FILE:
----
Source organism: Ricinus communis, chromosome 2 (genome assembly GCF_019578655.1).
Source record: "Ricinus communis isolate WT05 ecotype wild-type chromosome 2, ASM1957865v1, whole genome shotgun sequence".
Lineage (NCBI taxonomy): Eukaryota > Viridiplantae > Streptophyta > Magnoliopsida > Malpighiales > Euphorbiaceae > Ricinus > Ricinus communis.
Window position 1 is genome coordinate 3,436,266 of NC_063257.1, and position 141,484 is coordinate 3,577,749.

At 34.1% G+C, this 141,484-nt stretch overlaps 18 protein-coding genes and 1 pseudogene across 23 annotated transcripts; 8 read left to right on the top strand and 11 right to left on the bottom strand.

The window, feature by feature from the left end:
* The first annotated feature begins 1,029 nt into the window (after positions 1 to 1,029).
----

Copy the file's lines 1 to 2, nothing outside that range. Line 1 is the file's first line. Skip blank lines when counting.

Source organism: Ricinus communis, chromosome 2 (genome assembly GCF_019578655.1).
Source record: "Ricinus communis isolate WT05 ecotype wild-type chromosome 2, ASM1957865v1, whole genome shotgun sequence".